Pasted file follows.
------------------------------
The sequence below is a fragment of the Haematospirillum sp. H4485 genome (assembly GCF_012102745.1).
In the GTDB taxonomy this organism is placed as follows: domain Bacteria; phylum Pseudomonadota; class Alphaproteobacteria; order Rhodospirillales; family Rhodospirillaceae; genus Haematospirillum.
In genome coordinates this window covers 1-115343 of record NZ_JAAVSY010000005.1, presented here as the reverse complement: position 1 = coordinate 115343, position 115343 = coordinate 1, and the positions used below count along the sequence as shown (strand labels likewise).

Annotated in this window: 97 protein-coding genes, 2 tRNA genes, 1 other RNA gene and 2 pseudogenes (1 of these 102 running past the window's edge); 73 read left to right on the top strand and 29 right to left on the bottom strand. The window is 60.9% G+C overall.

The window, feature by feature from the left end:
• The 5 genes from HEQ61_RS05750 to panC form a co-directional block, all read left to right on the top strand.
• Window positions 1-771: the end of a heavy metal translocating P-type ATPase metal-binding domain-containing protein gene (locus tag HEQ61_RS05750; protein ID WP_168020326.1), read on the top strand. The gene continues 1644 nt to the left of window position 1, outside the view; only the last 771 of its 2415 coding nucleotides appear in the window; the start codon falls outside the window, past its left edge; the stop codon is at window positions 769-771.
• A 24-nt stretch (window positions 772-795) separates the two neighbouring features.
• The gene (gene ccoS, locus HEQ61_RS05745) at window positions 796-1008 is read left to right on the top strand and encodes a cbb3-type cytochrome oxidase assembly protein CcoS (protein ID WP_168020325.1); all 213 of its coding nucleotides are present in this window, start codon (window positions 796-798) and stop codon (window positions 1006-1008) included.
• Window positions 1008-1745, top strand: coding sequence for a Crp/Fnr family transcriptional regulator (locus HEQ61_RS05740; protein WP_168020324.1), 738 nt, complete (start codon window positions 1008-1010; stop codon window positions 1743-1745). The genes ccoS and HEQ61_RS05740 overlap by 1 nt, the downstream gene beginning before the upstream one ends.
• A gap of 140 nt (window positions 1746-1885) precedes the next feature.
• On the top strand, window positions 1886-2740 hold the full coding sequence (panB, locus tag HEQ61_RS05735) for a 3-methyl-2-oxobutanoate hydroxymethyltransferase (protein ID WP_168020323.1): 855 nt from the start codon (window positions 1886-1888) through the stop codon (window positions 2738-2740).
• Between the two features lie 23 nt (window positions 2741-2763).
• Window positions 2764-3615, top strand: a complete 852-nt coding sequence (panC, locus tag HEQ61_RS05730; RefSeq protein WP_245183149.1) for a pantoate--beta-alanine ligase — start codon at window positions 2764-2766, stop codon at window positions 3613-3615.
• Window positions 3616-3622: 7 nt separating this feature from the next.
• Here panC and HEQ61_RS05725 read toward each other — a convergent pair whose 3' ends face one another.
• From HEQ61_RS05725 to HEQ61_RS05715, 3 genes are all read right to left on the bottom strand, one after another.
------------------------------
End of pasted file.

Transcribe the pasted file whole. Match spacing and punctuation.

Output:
The sequence below is a fragment of the Haematospirillum sp. H4485 genome (assembly GCF_012102745.1).
In the GTDB taxonomy this organism is placed as follows: domain Bacteria; phylum Pseudomonadota; class Alphaproteobacteria; order Rhodospirillales; family Rhodospirillaceae; genus Haematospirillum.
In genome coordinates this window covers 1-115343 of record NZ_JAAVSY010000005.1, presented here as the reverse complement: position 1 = coordinate 115343, position 115343 = coordinate 1, and the positions used below count along the sequence as shown (strand labels likewise).

Annotated in this window: 97 protein-coding genes, 2 tRNA genes, 1 other RNA gene and 2 pseudogenes (1 of these 102 running past the window's edge); 73 read left to right on the top strand and 29 right to left on the bottom strand. The window is 60.9% G+C overall.

The window, feature by feature from the left end:
• The 5 genes from HEQ61_RS05750 to panC form a co-directional block, all read left to right on the top strand.
• Window positions 1-771: the end of a heavy metal translocating P-type ATPase metal-binding domain-containing protein gene (locus tag HEQ61_RS05750; protein ID WP_168020326.1), read on the top strand. The gene continues 1644 nt to the left of window position 1, outside the view; only the last 771 of its 2415 coding nucleotides appear in the window; the start codon falls outside the window, past its left edge; the stop codon is at window positions 769-771.
• A 24-nt stretch (window positions 772-795) separates the two neighbouring features.
• The gene (gene ccoS, locus HEQ61_RS05745) at window positions 796-1008 is read left to right on the top strand and encodes a cbb3-type cytochrome oxidase assembly protein CcoS (protein ID WP_168020325.1); all 213 of its coding nucleotides are present in this window, start codon (window positions 796-798) and stop codon (window positions 1006-1008) included.
• Window positions 1008-1745, top strand: coding sequence for a Crp/Fnr family transcriptional regulator (locus HEQ61_RS05740; protein WP_168020324.1), 738 nt, complete (start codon window positions 1008-1010; stop codon window positions 1743-1745). The genes ccoS and HEQ61_RS05740 overlap by 1 nt, the downstream gene beginning before the upstream one ends.
• A gap of 140 nt (window positions 1746-1885) precedes the next feature.
• On the top strand, window positions 1886-2740 hold the full coding sequence (panB, locus tag HEQ61_RS05735) for a 3-methyl-2-oxobutanoate hydroxymethyltransferase (protein ID WP_168020323.1): 855 nt from the start codon (window positions 1886-1888) through the stop codon (window positions 2738-2740).
• Between the two features lie 23 nt (window positions 2741-2763).
• Window positions 2764-3615, top strand: a complete 852-nt coding sequence (panC, locus tag HEQ61_RS05730; RefSeq protein WP_245183149.1) for a pantoate--beta-alanine ligase — start codon at window positions 2764-2766, stop codon at window positions 3613-3615.
• Window positions 3616-3622: 7 nt separating this feature from the next.
• Here panC and HEQ61_RS05725 read toward each other — a convergent pair whose 3' ends face one another.
• From HEQ61_RS05725 to HEQ61_RS05715, 3 genes are all read right to left on the bottom strand, one after another.